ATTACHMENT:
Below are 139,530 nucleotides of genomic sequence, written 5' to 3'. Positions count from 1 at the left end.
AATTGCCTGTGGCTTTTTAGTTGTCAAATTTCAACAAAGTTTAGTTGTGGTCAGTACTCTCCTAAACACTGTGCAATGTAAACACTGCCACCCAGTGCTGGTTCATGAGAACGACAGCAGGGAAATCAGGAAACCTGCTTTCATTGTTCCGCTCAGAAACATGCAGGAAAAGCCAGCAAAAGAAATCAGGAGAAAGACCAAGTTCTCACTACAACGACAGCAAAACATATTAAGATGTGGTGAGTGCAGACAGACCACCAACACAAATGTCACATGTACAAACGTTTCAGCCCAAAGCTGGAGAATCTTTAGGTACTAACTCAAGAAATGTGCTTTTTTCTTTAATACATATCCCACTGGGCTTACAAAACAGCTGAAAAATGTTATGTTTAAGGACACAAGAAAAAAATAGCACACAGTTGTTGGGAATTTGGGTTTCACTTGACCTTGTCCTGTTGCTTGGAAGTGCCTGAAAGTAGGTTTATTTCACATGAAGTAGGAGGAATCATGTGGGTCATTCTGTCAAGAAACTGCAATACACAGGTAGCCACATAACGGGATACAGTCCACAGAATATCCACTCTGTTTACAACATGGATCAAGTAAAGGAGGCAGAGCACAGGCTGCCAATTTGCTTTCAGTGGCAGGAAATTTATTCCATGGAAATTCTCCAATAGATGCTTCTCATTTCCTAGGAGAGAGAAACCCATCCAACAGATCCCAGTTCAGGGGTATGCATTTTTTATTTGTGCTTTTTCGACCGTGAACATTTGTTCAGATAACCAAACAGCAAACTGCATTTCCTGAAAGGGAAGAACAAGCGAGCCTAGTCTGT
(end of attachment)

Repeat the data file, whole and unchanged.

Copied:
Below are 139,530 nucleotides of genomic sequence, written 5' to 3'. Positions count from 1 at the left end.
AATTGCCTGTGGCTTTTTAGTTGTCAAATTTCAACAAAGTTTAGTTGTGGTCAGTACTCTCCTAAACACTGTGCAATGTAAACACTGCCACCCAGTGCTGGTTCATGAGAACGACAGCAGGGAAATCAGGAAACCTGCTTTCATTGTTCCGCTCAGAAACATGCAGGAAAAGCCAGCAAAAGAAATCAGGAGAAAGACCAAGTTCTCACTACAACGACAGCAAAACATATTAAGATGTGGTGAGTGCAGACAGACCACCAACACAAATGTCACATGTACAAACGTTTCAGCCCAAAGCTGGAGAATCTTTAGGTACTAACTCAAGAAATGTGCTTTTTTCTTTAATACATATCCCACTGGGCTTACAAAACAGCTGAAAAATGTTATGTTTAAGGACACAAGAAAAAAATAGCACACAGTTGTTGGGAATTTGGGTTTCACTTGACCTTGTCCTGTTGCTTGGAAGTGCCTGAAAGTAGGTTTATTTCACATGAAGTAGGAGGAATCATGTGGGTCATTCTGTCAAGAAACTGCAATACACAGGTAGCCACATAACGGGATACAGTCCACAGAATATCCACTCTGTTTACAACATGGATCAAGTAAAGGAGGCAGAGCACAGGCTGCCAATTTGCTTTCAGTGGCAGGAAATTTATTCCATGGAAATTCTCCAATAGATGCTTCTCATTTCCTAGGAGAGAGAAACCCATCCAACAGATCCCAGTTCAGGGGTATGCATTTTTTATTTGTGCTTTTTCGACCGTGAACATTTGTTCAGATAACCAAACAGCAAACTGCATTTCCTGAAAGGGAAGAACAAGCGAGCCTAGTCTGT